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Posted by Tim Bryce on October 27, 2010

I have always wondered about people who want to run for office. Even as a student in High School I never understood why someone wanted to be student body President since it was a frivolous position carrying little weight. If anything, it was indicative of a person’s popularity and perhaps looked good on a college application. Other than that, it meant zilch. Over the years I have seen this same phenomenon played out in numerous volunteer organizations where people thrived on the adulation of the title of their office but accomplished nothing. They accepted the title more as a status symbol rather than to achieve anything. I also found these same people ruled with an iron fist whereby nothing happened without their personal stamp of approval regardless of the triviality of the task.

This becomes more insidious when applied to government, be it at the municipal, county, state, or national levels. I believe most officials accept the position for ulterior motives as opposed to accomplishing anything of merit. I have a theory regarding this; I believe most politicians are looking to become a part of what I call the “American Monarchy.” True, the United States is a republic using democratic principles, but make no mistake, there is a ruling class.

The American Monarchy consists of career politicians who are more interested in personal glory and control than accomplishing anything of substance for their constituents. It is all about ego. Being a part of the monarchy entitles you to certain perks and privileges, such as automatic pay raises, and rewards from lobbyists, such as “fact finding” trips to lavish locations.

Of course, not all politicians are of this ilk and I realize I am writing in broad strokes here, but the fact remains the perception of voters is that politicians are only interested in serving themselves, not the people who elected them. This also explains why incumbents are incredibly nervous as next week’s election approaches as an uprising is in the offing.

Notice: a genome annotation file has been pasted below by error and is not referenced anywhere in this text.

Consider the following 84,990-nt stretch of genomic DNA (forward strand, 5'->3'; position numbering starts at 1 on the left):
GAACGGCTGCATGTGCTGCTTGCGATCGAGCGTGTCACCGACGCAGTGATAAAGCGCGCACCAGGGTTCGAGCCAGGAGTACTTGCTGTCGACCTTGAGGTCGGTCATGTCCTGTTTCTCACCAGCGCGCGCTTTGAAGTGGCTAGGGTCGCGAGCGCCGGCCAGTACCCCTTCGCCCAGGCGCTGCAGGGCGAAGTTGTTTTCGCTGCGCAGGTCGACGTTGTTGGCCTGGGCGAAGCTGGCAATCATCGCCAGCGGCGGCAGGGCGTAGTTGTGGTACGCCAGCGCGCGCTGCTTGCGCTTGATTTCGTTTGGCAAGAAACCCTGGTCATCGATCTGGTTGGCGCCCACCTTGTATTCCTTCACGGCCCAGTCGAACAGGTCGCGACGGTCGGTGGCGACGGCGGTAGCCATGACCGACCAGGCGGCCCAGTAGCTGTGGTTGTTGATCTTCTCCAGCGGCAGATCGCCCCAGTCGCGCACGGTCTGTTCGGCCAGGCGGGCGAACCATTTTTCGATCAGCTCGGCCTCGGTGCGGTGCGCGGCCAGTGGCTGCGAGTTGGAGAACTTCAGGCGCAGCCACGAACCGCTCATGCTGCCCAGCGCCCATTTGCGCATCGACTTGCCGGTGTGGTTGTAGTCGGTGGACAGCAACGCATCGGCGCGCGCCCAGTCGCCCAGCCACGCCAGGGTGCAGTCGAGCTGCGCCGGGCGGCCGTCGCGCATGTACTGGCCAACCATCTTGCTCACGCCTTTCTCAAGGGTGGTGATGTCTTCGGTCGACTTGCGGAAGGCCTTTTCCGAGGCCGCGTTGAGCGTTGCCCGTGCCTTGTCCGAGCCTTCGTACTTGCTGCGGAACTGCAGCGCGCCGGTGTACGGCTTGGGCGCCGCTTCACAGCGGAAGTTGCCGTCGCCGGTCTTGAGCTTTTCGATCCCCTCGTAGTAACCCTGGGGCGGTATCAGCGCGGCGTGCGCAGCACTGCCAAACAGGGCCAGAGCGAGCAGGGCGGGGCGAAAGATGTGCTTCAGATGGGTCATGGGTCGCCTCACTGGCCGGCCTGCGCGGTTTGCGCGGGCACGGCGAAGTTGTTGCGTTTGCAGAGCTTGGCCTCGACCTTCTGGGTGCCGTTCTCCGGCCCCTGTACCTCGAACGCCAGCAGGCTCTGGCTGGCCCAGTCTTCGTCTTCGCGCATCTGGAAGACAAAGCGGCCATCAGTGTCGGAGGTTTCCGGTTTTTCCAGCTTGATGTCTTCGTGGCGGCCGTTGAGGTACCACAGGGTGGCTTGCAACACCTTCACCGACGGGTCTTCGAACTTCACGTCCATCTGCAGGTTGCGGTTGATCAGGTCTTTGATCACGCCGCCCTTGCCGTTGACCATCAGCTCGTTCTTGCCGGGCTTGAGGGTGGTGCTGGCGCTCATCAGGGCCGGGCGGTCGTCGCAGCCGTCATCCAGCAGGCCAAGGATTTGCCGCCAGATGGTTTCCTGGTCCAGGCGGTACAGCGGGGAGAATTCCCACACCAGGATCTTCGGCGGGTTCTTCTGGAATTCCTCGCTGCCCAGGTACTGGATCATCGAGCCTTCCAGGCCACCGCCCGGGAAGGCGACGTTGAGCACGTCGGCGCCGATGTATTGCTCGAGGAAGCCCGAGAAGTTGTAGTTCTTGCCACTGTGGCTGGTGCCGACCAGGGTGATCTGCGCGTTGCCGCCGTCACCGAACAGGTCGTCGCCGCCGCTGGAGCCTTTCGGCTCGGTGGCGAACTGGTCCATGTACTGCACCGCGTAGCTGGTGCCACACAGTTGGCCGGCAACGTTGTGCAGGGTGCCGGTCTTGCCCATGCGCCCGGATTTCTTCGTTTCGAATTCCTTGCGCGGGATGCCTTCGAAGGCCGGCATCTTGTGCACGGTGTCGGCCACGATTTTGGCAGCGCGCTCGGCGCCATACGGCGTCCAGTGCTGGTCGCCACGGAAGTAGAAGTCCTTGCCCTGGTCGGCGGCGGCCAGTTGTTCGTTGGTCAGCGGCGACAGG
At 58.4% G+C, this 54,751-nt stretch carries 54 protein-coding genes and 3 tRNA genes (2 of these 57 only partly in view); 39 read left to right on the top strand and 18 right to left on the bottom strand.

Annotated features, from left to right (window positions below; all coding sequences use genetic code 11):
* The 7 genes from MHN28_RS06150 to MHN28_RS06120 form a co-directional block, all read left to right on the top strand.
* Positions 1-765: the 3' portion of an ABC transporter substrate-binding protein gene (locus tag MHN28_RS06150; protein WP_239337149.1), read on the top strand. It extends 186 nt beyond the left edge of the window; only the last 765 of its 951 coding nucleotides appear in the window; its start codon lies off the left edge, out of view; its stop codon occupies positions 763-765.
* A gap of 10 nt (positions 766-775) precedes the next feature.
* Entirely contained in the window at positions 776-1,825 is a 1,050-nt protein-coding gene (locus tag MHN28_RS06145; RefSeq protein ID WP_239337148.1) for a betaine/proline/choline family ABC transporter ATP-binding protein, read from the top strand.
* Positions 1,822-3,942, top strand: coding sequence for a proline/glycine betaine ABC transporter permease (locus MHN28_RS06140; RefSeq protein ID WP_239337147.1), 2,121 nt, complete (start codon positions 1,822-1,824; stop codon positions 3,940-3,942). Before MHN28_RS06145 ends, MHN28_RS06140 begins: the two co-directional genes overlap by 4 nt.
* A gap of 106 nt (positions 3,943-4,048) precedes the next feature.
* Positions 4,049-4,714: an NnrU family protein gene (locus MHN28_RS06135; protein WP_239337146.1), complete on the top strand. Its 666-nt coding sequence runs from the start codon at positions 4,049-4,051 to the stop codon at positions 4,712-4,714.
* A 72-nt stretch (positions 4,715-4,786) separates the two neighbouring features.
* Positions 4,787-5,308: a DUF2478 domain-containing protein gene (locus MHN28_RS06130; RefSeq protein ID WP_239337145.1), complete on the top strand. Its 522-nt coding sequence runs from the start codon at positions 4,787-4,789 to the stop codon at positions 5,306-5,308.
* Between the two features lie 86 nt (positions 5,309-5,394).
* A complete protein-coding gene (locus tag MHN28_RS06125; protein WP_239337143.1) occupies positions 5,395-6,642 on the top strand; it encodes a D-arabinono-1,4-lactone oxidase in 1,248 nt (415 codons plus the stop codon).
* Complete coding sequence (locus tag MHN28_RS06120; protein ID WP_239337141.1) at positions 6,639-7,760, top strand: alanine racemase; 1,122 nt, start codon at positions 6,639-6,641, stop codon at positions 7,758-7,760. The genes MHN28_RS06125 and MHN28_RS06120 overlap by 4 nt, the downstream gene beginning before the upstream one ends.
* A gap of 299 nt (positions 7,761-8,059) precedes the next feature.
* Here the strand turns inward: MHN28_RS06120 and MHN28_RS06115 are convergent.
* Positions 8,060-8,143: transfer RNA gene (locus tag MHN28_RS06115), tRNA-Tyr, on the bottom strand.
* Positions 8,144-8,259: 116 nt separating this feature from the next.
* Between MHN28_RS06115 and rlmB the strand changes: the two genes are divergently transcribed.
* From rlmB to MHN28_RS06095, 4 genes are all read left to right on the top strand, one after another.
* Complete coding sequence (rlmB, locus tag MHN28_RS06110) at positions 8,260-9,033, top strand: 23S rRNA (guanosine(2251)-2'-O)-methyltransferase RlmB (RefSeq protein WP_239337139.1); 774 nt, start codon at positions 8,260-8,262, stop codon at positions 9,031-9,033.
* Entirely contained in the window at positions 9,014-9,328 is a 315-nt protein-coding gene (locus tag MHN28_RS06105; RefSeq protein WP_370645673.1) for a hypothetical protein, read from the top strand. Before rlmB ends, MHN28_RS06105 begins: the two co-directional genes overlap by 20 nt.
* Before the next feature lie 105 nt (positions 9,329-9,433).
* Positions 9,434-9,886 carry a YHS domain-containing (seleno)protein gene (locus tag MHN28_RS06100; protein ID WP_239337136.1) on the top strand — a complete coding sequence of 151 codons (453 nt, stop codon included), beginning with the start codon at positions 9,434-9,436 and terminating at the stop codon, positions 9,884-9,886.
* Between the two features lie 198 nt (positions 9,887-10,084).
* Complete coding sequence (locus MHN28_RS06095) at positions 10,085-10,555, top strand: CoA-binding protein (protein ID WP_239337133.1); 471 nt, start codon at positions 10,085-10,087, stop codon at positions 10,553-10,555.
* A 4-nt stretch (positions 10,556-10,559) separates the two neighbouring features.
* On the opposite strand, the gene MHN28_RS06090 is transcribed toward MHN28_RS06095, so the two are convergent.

Leading the revolt is the Tea Party which neither political party seems to understand. Sorry NBC, the Tea Party is NOT a political party, nor was it intended to be such, but rather it is a movement consisting of citizens as outraged with the American Monarchy as their Boston predecessors were in 1773 with the British Monarchy. The Tea Party is not subservient or beholding to anyone, least of all the Republican or Democratic parties. The message of the Tea Party is simple, “We have had enough,” and they are on a mission to depose the American Monarchy.

What I find amusing in all of this is that the media and political power brokers greatly underestimated the will of the people. Whereas they were used to having their way for so long, they flaunted it to the point whereby life became intolerable for others and an uprising occurred. To my way of thinking, what we are witnessing is every bit as historical as the Boston Tea Party from which the movement derives its name. Both “parties” revolted against representation. The first time was by a foreign power, this time it is an internal struggle.

Should the American Monarchy survive the mid-term elections, we only have ourselves to blame.

Vote November 2nd.

Keep the Faith!

Note: All trademarks both marked and unmarked belong to their respective companies.

Tim Bryce is a writer and the Managing Director of M. Bryce & Associates (MBA) of Palm Harbor, Florida and has over 30 years of experience in the management consulting field. He can be reached at

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Copyright © 2010 by Tim Bryce. All rights reserved.


  1. Dustin Tarditi said

    You also see zealous title-chasing in the corporate (for-profit, civil service, and non-profit) world as well. “Managers” of 0 people, “Directors” of no program, department, or aspect of the business, and “Vice Presidents” of earning a particular wage level.

    The United States lacks royalty or monarchy, but we more than make up for it with celebrity adoration (in some cases: obsession) and the oft-sought titles of self-glorification.


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